Sign In

- Or use -
Forgot Password Create Account
This item has been sold, but you can enter your email address to be notified if another example becomes available.

Rare French World map, first published in Paris by Melchior Tavernier in 1630.

The map is based on Hondius' World map of 1617 or possibly Honervogt's map of 1625, with one noteworth change.  The ecliptic curves on Tavernier's map are reversed so that the line is north of the equator in the western hemisphere and east of south of the equator in the eastern hemisphere.

The map was the first to show Le Maire's Straits and the islands in the Pacific discovered by Le Maire and his explorations in New Guines. Hondius' map was also one of the earliest to show Hudson's Bay and the full course of the St. Lawrence in a curious configuration.

The present example is the second state of the map, bearing a date of 1636, but otherwise unchanged.


The map is extremely rare.  We note only a single example at auction or in a dealer catalog in the past 40 years (Reiss & Sohn, Auction 133, October 2009, Lot 3179).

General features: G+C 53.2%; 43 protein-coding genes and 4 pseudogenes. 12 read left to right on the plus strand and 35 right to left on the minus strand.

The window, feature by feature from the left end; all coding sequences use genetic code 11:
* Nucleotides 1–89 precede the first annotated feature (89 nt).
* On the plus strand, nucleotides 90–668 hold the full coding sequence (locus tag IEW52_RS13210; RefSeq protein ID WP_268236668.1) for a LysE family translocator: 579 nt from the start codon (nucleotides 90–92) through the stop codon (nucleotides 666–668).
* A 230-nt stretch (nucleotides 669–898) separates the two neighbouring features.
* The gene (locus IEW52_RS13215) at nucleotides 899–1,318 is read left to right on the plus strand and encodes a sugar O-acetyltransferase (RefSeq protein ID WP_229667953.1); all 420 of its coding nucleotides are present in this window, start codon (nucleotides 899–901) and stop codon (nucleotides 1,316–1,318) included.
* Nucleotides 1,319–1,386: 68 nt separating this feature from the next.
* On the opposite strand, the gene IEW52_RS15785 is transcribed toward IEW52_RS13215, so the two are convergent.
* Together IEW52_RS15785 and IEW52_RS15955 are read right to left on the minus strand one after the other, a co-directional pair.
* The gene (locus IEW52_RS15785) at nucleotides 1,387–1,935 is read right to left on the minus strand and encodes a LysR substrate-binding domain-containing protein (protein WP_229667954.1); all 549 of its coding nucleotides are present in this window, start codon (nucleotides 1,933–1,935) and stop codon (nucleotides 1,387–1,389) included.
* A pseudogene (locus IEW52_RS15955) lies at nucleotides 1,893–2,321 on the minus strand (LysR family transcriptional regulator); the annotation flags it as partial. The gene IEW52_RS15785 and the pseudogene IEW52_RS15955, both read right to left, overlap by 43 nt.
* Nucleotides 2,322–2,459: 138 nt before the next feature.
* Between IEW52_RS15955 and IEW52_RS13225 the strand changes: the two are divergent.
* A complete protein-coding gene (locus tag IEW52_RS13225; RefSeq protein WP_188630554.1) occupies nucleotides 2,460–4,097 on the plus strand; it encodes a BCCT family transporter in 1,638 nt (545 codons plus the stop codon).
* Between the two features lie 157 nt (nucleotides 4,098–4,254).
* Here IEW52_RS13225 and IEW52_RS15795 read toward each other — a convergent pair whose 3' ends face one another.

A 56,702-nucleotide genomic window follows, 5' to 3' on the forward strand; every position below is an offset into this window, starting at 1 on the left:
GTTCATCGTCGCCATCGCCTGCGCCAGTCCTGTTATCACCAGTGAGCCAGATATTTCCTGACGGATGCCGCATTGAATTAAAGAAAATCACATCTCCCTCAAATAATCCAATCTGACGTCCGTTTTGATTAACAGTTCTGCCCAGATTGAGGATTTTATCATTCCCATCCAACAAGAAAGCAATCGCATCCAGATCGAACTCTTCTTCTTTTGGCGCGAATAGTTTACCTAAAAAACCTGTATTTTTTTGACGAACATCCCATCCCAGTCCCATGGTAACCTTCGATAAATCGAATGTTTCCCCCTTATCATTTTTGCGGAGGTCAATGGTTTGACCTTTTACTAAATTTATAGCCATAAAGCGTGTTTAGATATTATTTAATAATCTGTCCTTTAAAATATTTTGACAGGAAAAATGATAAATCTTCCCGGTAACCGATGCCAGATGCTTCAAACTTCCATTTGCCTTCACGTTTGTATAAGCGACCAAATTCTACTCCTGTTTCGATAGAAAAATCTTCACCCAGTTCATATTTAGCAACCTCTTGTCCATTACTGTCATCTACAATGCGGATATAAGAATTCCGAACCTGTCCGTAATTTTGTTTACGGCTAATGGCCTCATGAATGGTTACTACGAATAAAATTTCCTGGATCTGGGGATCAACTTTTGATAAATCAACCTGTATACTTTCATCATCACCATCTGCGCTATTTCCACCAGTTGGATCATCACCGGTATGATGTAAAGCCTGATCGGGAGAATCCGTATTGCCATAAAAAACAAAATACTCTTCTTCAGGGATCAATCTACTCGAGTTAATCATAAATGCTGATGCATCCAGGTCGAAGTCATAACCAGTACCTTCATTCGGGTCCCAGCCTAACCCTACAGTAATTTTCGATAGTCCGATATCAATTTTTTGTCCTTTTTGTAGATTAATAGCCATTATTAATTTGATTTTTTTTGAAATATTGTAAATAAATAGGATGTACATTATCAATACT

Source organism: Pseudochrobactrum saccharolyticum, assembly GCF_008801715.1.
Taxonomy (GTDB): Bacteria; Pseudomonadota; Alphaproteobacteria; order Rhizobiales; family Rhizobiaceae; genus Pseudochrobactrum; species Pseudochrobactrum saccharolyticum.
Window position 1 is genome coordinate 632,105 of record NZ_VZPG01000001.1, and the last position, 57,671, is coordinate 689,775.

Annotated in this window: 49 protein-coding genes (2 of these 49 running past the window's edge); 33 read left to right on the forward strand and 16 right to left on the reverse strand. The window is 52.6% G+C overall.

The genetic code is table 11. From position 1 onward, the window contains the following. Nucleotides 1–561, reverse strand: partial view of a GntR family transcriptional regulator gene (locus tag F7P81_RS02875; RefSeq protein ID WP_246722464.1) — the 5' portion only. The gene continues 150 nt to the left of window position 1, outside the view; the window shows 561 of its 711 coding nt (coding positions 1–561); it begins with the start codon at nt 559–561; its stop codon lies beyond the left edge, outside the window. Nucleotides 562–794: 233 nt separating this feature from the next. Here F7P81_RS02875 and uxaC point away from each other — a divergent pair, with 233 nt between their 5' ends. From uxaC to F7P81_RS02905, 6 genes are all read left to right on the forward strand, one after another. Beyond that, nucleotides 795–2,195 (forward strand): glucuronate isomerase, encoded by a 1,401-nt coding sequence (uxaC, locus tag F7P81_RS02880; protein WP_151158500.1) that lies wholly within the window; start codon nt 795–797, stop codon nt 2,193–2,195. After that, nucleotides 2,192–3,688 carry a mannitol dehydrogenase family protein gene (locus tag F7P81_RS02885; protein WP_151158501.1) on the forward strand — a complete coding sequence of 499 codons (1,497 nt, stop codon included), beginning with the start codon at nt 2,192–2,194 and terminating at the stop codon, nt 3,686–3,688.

Condition Description
Restored along the left and right sides, including some facsimile work to the decorative border and a small area just inside the border at the upper left.
Shirley 337.
Melchior Tavernier Biography

Melchior Tavernier was a member of a large family involved in the publishing trade in Paris in the early years of the seventeenth century. Early in his career, he apparently collaborated with Henricus Hondius, as at least one of his early maps references Tavernier as the seller of a map engraved in Amsterdam, by Hondius. He is probably best known for his publication of a map of the Post Roads of France, which was copied many times until the end of the century. He also issued an atlas under the same title as J. le Clerc's Theatre Geographique, using many of Le Clerc's maps, but incorporating others from different sources. He published composite atlases and also published works for other cartographers, including N. Sanson, N. Tassin, and P. Bertius. He is not to be confused with his nephew of the same name (1594-1665), who also engraved maps for Nicolas Sanson.